The James Hutton Institute this week organised a “Squeezed Middle Debate” which focused on addressing the conflicting demands on the use of intermediate quality land in Scotland. In terms of the Macaulay Land Capability for Agriculture (LCA) classification, the Squeezed Middle can be considered as LCA Class 3.2 to LCA Class 6.1; that is all rural land excluding prime agricultural land and the poorest quality moors and hills.
The event commenced with a series of short presentations from members of the discussion panel which included Prof Bill Slee (James Hutton Institute), Jo Ellis (Woodland Expansion Advisory Group), Scott Walker (National Farmers Union Scotland), Prof Des Thompson (Scottish Natural Heritage) and Simon Thorp (Scotland’s Moorland Forum). The presentations were followed by an open discussion involving members of the audience.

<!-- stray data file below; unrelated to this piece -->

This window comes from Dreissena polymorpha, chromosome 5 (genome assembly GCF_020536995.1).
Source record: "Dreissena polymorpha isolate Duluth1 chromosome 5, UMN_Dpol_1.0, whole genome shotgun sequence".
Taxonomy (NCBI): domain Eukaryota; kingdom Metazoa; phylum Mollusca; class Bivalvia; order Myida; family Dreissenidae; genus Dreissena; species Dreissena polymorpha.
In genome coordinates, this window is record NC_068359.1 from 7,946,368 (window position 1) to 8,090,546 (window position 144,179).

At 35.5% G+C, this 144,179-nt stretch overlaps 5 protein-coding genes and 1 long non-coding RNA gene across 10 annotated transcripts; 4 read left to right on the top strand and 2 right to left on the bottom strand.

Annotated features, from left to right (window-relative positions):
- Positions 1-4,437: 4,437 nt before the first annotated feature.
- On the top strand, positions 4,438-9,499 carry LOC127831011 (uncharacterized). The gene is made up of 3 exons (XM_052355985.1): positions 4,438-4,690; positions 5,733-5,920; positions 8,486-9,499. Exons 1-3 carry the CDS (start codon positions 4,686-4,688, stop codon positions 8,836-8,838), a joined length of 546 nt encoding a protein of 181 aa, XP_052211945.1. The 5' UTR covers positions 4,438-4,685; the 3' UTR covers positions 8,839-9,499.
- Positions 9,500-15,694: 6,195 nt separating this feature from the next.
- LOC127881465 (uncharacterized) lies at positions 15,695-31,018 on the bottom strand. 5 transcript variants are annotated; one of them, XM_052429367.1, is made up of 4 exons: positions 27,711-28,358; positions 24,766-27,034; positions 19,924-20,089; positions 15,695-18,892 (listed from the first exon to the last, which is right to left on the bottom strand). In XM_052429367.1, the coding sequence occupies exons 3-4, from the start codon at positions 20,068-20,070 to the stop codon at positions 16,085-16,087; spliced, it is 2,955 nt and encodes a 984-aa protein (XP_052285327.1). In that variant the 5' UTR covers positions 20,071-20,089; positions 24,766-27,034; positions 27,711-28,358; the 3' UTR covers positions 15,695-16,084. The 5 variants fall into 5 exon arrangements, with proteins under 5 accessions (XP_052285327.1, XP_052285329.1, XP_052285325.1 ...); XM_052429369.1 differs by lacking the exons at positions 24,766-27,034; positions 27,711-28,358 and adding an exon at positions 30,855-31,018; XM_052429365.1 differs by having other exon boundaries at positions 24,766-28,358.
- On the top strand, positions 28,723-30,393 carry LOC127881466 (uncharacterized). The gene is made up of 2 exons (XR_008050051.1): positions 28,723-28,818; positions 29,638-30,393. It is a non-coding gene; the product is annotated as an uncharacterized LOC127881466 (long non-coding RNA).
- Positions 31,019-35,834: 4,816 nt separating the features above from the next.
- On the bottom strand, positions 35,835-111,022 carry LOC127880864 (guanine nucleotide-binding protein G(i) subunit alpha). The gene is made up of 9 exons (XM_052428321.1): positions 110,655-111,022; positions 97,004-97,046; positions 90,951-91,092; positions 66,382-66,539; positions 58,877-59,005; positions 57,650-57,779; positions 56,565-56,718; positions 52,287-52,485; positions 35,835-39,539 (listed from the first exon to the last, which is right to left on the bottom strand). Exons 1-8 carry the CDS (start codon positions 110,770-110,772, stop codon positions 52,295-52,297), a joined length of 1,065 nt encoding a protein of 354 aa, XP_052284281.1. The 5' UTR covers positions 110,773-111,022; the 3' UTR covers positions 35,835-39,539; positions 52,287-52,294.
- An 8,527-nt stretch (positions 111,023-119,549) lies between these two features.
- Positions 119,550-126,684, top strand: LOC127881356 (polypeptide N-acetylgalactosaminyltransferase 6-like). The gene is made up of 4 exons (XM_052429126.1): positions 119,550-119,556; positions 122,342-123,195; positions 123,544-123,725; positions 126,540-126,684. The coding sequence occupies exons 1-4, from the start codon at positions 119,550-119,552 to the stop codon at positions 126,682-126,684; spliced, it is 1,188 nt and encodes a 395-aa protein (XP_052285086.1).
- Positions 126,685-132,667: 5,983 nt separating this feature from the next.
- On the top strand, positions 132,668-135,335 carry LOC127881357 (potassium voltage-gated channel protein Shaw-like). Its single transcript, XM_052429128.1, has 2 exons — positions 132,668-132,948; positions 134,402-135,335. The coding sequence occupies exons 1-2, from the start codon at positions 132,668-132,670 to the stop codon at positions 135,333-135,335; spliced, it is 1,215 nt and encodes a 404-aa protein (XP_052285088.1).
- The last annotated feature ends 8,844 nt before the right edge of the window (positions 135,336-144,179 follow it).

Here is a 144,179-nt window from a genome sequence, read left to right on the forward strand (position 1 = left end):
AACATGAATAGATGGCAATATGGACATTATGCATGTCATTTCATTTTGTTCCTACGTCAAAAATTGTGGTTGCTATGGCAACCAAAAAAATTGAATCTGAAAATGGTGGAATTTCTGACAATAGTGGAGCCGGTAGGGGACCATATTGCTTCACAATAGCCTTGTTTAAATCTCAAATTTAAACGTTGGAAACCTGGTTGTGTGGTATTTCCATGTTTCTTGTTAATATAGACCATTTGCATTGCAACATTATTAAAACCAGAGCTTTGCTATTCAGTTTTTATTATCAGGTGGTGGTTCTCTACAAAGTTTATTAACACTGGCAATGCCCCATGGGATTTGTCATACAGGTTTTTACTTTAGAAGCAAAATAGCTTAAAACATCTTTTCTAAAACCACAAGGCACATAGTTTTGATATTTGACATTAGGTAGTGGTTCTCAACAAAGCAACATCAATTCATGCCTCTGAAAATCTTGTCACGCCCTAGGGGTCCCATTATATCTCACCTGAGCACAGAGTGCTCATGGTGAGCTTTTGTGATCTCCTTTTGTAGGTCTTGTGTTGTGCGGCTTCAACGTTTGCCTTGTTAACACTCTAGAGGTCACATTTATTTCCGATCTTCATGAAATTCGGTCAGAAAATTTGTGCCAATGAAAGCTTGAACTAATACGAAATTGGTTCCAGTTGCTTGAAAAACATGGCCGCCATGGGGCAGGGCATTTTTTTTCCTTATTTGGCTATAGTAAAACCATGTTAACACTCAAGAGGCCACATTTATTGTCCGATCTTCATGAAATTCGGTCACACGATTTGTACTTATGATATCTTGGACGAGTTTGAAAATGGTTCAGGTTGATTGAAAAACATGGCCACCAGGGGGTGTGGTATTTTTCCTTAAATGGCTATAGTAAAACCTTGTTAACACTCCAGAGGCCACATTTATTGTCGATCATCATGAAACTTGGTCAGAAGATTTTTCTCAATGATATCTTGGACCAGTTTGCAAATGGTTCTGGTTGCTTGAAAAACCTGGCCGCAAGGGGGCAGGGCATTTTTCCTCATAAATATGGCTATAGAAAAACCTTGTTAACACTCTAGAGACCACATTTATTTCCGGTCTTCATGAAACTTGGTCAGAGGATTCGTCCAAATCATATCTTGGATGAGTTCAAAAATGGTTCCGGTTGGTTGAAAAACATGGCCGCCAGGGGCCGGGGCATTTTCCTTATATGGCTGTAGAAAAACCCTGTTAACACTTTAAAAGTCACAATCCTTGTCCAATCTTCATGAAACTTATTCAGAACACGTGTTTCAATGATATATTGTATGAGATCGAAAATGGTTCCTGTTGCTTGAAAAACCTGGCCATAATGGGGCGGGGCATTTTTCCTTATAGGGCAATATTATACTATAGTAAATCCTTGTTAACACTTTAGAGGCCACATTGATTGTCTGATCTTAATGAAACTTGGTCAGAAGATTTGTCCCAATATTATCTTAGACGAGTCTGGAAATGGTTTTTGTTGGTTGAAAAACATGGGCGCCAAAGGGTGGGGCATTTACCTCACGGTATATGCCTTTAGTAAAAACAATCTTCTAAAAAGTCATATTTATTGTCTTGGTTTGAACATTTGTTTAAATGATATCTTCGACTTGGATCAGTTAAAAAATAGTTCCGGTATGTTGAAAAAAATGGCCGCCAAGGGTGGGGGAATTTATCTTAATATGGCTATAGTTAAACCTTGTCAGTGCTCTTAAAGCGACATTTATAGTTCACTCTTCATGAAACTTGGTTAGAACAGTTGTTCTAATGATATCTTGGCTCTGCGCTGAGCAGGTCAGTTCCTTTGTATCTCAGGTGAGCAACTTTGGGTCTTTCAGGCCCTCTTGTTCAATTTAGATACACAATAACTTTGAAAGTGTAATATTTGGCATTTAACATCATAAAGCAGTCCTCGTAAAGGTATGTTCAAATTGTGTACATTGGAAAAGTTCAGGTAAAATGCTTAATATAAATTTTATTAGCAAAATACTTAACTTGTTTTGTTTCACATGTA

Some of the key points raised included the fact that it is important to remember that it is not possible to merely say that if land falls into class X, it should be used for Y. Furthermore, the establishment of specific targets for certain land uses, such as the 25% target for forestry, often scare and annoy people; therefore they are not terribly helpful when considering the Squeezed Middle. The agricultural sector also highlighted that they are feeling under considerable pressure due to the variety of demands being placed on the Squeezed Middle in terms of delivering for the environment, for climate change, etc as well as continuing to produce food. There was a suggestion that a forum should be established to start talking about how best to manage the Squeezed Middle. Scottish Land & Estates will keep members up to date as this debate progresses.